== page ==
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I recently had a friend report to me that during a job interview he was asked the following question, which seems to be a pretty popular one:

You are given a list L[1...n] that contains all the elements from 0 to n except one. The elements of this list are represented in binary and are not given in any particular order, and the only operation we can use to access them is to fetch the jth bit of L[i] in constant time. How can you find the missing number in O(n) ?

He was able to answer this question (which I believe has multiple solutions, none of which being too complicated). For example, the following pseudo-code solves the above problem:

Say all numbers are represented by k bits and set j as the least significant bit (initially the rightmost).
1. Starting from j, separate all the numbers in L into two sets (S1 containing all numbers that have 1 as its jth bit, and S2 containing all numbers that have 0 in that position).
2. The smaller of the two sets contains the missing number, recurse on this subset and set j = j-1

At each iteration we reduce the size of the set by half. So initially we have O(n), followed by O(n/2), O(n/4) ... = O(n)

However the follow-up question was: "What if we now have k numbers missing in our list L and we wish to report all k numbers while still keeping the O(n) complexity and the limitations of the initial problem? How to do?

Any suggestions?

share|improve this question
bool J[1..n + 1]={false,false...}
int temp;

for(i = 1; i <= n; i++)
{
    temp=bitwisecopy of L[i];
    J[temp + 1]=true
}

for(i = 1; i <= n+1; i++)
{
    if(J[i]==false)
       print i + 1;
}

Lol thats the jist of it...I think indices may be messed up.

Am I understanding the problem correctly? It wasn't all the clear to me what exactly was meant by the only operation is access the jth bit of L[i].

share|improve this answer
    
What exactly does "bitwisecopy of" do? Remember that at each iteration we are only allowed to fetch a single bit from a given element of L ( I think this also answers your question?) – AlexTex Mar 21 '11 at 6:56
    
Say there are x bits in each element, where x is constant. We can copy all bits in L[i] into a temp variable in constant time. (ie. O(x*1)=O(1)). Bitwise copy just does a for loop over all the bits and does a shift and AND with temp to stick the bits in...or however you want to do that. – user623879 Mar 21 '11 at 7:00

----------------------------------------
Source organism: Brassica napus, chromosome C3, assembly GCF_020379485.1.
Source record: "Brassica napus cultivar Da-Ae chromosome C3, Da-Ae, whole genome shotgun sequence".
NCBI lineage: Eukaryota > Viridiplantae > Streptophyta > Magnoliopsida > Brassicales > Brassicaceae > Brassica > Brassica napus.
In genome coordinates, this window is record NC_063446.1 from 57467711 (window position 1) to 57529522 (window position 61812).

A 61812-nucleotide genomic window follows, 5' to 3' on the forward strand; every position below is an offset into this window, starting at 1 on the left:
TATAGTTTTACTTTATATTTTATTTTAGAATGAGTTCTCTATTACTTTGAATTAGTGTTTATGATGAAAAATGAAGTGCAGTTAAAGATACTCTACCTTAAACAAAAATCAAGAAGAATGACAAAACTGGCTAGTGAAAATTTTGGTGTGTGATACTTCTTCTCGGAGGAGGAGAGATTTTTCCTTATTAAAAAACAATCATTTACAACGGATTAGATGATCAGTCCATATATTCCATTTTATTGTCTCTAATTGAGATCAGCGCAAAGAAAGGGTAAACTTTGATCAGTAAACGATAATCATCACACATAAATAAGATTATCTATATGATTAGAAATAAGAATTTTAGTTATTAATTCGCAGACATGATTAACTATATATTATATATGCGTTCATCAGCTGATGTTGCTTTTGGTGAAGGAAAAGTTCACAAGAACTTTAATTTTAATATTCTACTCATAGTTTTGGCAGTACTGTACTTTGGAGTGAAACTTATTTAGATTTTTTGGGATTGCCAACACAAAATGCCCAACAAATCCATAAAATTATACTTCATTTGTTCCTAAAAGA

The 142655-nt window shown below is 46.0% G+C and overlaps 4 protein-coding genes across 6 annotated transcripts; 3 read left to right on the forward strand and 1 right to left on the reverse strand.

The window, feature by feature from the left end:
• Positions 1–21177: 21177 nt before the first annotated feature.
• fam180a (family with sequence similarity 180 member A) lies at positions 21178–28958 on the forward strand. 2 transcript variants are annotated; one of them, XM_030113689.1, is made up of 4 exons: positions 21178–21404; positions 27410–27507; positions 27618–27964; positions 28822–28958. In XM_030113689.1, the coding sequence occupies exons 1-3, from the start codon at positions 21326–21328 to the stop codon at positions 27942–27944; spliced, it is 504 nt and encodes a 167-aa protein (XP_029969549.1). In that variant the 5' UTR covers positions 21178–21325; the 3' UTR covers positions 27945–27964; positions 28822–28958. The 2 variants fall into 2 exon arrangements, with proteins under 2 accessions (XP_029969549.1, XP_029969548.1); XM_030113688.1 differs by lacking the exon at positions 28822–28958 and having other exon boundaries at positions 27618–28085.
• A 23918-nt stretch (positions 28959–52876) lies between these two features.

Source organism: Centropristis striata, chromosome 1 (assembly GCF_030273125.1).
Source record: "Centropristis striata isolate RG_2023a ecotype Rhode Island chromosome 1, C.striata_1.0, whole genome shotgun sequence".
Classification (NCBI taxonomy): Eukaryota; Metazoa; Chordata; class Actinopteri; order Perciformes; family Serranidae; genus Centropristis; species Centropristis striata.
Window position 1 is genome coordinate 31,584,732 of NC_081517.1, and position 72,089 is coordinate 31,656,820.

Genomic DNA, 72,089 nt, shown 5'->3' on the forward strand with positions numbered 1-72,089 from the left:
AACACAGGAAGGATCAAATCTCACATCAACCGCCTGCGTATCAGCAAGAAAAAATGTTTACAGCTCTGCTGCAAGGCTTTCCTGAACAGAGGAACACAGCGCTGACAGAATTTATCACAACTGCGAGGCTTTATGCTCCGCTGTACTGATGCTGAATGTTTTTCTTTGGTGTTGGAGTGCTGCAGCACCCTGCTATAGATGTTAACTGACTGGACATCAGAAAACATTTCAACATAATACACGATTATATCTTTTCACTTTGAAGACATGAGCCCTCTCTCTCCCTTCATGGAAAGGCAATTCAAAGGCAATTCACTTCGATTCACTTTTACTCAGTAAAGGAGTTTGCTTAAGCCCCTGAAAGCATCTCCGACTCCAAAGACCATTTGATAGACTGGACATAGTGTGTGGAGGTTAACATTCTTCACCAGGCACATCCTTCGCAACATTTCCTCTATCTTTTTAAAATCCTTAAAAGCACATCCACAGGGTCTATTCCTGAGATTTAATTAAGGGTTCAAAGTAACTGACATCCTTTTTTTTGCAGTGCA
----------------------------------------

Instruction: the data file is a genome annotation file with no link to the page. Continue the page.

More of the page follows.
Understood ;) But that would require fetching every bit in L[i] for each of the n elements, resulting in O(xn). The goal is to only fetch a single bit, what would allow for the O(n). – AlexTex Mar 21 '11 at 7:04
    
Still O(n) lol...in your solution to the first problem, you are not fetching only a single bit..you are actually doing O(logx*n) which is still O(n) – user623879 Mar 21 '11 at 7:10
    
For your solution, if x = n the complexity is O(n^2). The algorithm (not very well described) I posted, does O(1) for each element n. The first run does O(n), the second O(n/2), O(n/4), etc... so total is O(n) – AlexTex Mar 21 '11 at 7:16

You can solve the original problem in O(n) by just doing a linear walk of the array until you find a number that doesn't match the expected value, like so (yes, I know I'm using an array of ints to approximate the array of bits, but the concept is the same):

int[] bits = {1, 1, 0, 1, 1, 1, 0, 0, 1, 1, 0};
int bitIndex = 0;
for (int num = 1; num < Integer.MAX_VALUE; num++) {
    int numBits = (int) (Math.log(num) / Math.log(2)) + 1;
    int nextNum = 0;
    for (int index = 0; index < numBits; index++) {
        nextNum = (nextNum << 1) | bits[bitIndex + index]; 
    }
    if (nextNum != num) {
        System.out.println("Missing number:  expected=" + num + ", actual=" + nextNum);